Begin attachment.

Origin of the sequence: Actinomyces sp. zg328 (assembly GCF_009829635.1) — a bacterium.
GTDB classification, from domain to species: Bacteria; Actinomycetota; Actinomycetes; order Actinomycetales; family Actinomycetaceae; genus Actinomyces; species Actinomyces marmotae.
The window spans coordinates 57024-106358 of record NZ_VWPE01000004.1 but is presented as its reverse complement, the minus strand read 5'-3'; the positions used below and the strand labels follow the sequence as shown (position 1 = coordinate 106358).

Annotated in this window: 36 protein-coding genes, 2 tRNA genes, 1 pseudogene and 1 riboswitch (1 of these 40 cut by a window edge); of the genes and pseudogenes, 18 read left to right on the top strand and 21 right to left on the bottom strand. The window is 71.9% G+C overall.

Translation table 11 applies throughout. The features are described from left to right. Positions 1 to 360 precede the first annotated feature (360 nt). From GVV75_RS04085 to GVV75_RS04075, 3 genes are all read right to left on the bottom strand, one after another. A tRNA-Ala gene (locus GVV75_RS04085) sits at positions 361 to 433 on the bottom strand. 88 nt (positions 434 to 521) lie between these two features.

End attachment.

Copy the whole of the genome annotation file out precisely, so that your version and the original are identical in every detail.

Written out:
Origin of the sequence: Actinomyces sp. zg328 (assembly GCF_009829635.1) — a bacterium.
GTDB classification, from domain to species: Bacteria; Actinomycetota; Actinomycetes; order Actinomycetales; family Actinomycetaceae; genus Actinomyces; species Actinomyces marmotae.
The window spans coordinates 57024-106358 of record NZ_VWPE01000004.1 but is presented as its reverse complement, the minus strand read 5'-3'; the positions used below and the strand labels follow the sequence as shown (position 1 = coordinate 106358).

Annotated in this window: 36 protein-coding genes, 2 tRNA genes, 1 pseudogene and 1 riboswitch (1 of these 40 cut by a window edge); of the genes and pseudogenes, 18 read left to right on the top strand and 21 right to left on the bottom strand. The window is 71.9% G+C overall.

Translation table 11 applies throughout. The features are described from left to right. Positions 1 to 360 precede the first annotated feature (360 nt). From GVV75_RS04085 to GVV75_RS04075, 3 genes are all read right to left on the bottom strand, one after another. A tRNA-Ala gene (locus GVV75_RS04085) sits at positions 361 to 433 on the bottom strand. 88 nt (positions 434 to 521) lie between these two features.